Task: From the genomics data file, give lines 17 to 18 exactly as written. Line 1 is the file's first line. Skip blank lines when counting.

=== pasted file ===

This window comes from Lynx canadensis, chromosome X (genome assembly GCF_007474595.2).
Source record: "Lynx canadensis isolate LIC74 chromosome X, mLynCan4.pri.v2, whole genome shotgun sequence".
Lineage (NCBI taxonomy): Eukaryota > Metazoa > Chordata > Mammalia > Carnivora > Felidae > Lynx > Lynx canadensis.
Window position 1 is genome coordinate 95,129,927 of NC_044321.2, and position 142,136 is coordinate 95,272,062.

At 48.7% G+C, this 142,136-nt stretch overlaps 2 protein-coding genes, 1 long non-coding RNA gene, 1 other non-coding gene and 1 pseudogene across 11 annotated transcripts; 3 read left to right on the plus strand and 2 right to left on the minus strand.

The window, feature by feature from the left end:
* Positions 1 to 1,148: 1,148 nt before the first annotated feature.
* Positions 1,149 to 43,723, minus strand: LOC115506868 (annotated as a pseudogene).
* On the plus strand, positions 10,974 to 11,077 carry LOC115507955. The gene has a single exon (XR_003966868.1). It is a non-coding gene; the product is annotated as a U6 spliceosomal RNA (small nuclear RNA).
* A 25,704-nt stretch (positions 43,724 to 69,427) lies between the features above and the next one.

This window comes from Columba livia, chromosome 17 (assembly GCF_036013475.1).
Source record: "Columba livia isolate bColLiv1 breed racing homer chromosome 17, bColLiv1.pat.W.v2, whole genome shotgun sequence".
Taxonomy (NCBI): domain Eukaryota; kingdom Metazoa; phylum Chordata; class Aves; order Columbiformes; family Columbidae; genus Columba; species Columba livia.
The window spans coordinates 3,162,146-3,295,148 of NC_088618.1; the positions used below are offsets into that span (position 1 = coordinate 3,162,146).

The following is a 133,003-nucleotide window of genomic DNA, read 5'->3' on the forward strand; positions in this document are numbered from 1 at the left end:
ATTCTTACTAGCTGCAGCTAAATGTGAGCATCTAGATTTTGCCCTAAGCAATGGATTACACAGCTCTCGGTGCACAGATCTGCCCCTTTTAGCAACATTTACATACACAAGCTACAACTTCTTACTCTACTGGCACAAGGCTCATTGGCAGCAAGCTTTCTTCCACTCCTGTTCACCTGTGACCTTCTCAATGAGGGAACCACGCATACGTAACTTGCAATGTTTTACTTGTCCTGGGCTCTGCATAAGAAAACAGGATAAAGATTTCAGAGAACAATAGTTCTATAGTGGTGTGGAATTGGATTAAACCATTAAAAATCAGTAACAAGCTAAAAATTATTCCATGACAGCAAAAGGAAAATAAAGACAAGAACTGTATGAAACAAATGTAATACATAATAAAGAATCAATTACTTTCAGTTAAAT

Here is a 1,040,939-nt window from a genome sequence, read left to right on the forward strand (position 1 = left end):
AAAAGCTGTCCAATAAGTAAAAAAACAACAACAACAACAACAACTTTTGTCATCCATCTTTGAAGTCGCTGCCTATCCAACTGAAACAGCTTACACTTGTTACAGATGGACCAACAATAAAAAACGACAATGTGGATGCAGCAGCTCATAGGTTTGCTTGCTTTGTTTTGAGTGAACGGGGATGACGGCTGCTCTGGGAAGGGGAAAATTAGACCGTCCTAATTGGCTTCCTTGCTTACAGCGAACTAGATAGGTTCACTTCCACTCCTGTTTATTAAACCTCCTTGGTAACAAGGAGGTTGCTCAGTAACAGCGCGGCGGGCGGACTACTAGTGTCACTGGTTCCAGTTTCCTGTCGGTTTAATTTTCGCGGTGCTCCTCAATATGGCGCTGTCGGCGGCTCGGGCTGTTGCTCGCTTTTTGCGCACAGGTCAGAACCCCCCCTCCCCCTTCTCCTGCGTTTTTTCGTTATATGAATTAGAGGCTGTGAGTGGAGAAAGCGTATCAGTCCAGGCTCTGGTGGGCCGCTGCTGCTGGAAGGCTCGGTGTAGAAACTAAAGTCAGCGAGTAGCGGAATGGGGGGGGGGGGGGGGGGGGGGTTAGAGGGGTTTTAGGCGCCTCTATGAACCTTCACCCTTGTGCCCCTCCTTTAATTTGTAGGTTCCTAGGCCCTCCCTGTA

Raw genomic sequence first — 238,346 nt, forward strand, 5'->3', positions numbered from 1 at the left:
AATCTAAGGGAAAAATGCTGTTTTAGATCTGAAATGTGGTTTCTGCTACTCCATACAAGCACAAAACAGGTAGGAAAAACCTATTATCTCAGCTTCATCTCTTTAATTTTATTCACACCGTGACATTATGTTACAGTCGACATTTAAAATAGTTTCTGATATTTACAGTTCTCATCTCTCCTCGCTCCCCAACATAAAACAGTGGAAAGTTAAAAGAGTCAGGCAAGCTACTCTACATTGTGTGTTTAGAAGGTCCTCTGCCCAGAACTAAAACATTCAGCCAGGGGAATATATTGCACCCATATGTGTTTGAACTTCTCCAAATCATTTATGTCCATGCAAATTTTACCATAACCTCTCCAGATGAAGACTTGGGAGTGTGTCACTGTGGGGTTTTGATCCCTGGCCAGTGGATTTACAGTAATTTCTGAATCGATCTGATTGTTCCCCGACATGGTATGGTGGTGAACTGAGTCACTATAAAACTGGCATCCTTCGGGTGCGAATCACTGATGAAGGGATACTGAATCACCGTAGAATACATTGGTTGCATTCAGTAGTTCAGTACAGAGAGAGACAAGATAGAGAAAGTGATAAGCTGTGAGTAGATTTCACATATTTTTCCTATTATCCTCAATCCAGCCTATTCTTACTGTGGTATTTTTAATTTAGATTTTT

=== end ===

Here is a 1,040,939-nt window from a genome sequence, read left to right on the forward strand (position 1 = left end):
AAAAGCTGTCCAATAAGTAAAAAAACAACAACAACAACAACAACTTTTGTCATCCATCTTTGAAGTCGCTGCCTATCCAACTGAAACAGCTTACACTTGTTACAGATGGACCAACAATAAAAAACGACAATGTGGATGCAGCAGCTCATAGGTTTGCTTGCTTTGTTTTGAGTGAACGGGGATGACGGCTGCTCTGGGAAGGGGAAAATTAGACCGTCCTAATTGGCTTCCTTGCTTACAGCGAACTAGATAGGTTCACTTCCACTCCTGTTTATTAAACCTCCTTGGTAACAAGGAGGTTGCTCAGTAACAGCGCGGCGGGCGGACTACTAGTGTCACTGGTTCCAGTTTCCTGTCGGTTTAATTTTCGCGGTGCTCCTCAATATGGCGCTGTCGGCGGCTCGGGCTGTTGCTCGCTTTTTGCGCACAGGTCAGAACCCCCCCTCCCCCTTCTCCTGCGTTTTTTCGTTATATGAATTAGAGGCTGTGAGTGGAGAAAGCGTATCAGTCCAGGCTCTGGTGGGCCGCTGCTGCTGGAAGGCTCGGTGTAGAAACTAAAGTCAGCGAGTAGCGGAATGGGGGGGGGGGGGGGGGGGGGGTTAGAGGGGTTTTAGGCGCCTCTATGAACCTTCACCCTTGTGCCCCTCCTTTAATTTGTAGGTTCCTAGGCCCTCCCTGTA